negroes. But the negro wr.s not In
Florida to stay until 1505. when a few
landed with Memedez' colonists. It
is believed the Spaniards had negroes
with them In their unfortunate colony
of San Miguel de Gualdape In 1526,
which J. J. Shea locates in the neigh
borhood of Jamestown, Yu. H. H.
Bancroft, in his "Arizona and New
Mexico," makes It clear the negro was
in some of the early exploration and
missionary parties to that territory.
Doubtless tlie negroes continued In
the province until the Spaniards were
driven out In 1S0O. ("Introduction of
Negroes Into the United States," by
C. A. Stakely, in Magazine of Ameri
can History, November. 1S91). The
Treasurer, owned by the earl of "War
wick, and a Dutch vessel brought
slaves to Jamestown In 1010. The
Treasurer is supposed to be the first
slaver fitted out In America. The first
American-built slaver was the ship De
sire, a vessel of 120 tons, built ^t Mar
blehend in 1G3C. ("The American
Slave Trade," by J. It. Spears.)
NOT ALWAYS EASY TO READ
At Certain Times Robert Louis
Stevenson's Manuscript Is Said to
Have Been "Weird."
Robert Louis Stevenson's handwrit
ing was fairly legible when he felt
well, although when he was not well
his scrawl was distinctly weird. In
his article on the genesis of "The
Master of Ballantrae," he speaks of
having been haunted by a story "con
ceived In Highland rain, In fche blend
of the smell of heather and bog plants,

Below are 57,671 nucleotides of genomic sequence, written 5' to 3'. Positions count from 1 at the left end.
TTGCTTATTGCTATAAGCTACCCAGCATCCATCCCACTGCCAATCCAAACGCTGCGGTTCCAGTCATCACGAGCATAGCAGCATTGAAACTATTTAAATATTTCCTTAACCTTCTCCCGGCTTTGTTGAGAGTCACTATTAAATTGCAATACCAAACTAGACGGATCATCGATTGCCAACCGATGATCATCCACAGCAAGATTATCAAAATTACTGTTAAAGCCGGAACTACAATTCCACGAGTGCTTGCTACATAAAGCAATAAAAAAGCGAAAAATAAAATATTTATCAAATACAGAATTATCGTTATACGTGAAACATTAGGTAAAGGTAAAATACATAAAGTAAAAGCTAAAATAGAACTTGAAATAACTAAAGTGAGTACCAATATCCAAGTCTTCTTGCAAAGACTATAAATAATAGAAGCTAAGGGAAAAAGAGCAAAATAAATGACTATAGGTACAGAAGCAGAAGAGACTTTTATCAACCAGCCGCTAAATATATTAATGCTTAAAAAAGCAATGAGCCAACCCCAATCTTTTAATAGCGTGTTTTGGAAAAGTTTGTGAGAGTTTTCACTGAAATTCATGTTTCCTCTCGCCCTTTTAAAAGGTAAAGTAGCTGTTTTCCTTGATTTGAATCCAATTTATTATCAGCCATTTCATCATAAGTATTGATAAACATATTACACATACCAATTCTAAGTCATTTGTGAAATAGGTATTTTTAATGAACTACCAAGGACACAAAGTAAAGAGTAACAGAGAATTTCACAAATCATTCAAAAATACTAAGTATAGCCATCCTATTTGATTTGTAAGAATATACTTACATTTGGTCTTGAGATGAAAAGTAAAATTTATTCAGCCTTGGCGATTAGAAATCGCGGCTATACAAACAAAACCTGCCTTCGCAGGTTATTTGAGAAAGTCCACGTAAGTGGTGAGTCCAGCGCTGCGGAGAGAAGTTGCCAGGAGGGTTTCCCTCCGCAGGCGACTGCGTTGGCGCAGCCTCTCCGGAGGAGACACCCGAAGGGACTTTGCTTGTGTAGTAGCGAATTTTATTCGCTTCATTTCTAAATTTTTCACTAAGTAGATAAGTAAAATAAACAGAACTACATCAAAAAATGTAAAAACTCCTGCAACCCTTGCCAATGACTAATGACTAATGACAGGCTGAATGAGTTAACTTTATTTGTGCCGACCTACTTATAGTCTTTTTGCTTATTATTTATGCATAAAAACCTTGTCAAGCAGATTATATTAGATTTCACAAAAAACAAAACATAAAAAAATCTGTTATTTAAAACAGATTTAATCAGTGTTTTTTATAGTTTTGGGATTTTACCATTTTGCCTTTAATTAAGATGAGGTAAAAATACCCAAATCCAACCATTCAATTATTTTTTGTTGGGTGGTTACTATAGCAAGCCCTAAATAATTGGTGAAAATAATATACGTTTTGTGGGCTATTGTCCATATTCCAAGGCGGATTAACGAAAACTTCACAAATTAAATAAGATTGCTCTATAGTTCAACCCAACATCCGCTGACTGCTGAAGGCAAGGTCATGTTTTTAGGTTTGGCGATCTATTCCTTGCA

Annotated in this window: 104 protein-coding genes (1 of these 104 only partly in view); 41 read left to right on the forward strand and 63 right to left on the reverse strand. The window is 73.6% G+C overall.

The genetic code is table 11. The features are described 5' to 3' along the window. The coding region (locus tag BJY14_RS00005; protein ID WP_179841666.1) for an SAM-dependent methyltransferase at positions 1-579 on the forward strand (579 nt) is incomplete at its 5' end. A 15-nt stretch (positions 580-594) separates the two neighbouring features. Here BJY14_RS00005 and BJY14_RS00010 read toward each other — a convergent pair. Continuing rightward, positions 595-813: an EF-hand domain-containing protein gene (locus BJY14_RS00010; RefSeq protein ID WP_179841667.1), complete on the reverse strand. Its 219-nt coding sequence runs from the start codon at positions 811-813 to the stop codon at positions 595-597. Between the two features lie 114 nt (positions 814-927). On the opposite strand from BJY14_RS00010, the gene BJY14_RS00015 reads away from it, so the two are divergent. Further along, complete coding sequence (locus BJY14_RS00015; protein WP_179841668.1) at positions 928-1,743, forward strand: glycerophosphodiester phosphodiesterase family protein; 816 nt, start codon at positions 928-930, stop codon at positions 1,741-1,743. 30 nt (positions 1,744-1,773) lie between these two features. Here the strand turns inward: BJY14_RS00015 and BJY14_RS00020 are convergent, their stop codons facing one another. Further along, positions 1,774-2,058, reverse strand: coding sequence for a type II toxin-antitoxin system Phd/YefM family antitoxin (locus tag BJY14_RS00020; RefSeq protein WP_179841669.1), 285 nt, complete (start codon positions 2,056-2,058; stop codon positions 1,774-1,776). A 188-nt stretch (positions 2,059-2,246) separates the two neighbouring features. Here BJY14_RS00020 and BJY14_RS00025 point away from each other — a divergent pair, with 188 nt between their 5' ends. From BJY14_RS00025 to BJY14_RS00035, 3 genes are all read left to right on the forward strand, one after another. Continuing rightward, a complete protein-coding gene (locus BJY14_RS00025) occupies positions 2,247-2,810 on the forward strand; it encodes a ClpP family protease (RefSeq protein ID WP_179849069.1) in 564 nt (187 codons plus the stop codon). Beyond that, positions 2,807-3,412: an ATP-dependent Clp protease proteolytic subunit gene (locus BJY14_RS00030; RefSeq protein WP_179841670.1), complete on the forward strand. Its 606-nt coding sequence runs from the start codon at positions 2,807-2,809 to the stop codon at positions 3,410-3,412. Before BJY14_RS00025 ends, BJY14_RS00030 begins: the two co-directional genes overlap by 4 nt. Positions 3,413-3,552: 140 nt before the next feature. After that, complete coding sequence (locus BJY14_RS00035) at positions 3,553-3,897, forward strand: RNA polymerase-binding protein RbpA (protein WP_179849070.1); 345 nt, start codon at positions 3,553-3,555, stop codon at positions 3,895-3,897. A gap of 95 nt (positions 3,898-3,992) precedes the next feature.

and with a mind full of the Athole
correspondence and the memories of
the dumllcide Justice."
Ingenious surmises have been made
as to the meaning of the last words.
Slr Graham Balfour now explains, ac
cording to the Westminster Gazette,
that after many heads had been
called Into consultation he himself
came to the conclusion that It should
read "Chevalier de Johnstone." The
Interpretation may be correct, for in
one of Stevenson's papers occurs'the
combination "brean." The late James
Murray of the Oxford dictionary asked
Stevenson what it meant. Stevenson
replied that it was a misprint for
When One Is Rich.
-jHraarjaaioira" "are "synonymous "Wim
riches. One is rich who has great pos
sessions. But possessions are many
and varied. A person may have much
money, and be very poor. A person
may have little of the goods of this
world and yet be rich. Possessions
are both material and spiritual. Ma
terial riches of themselves can do lit
tle. No matter how much money a
person has, that money alone cannot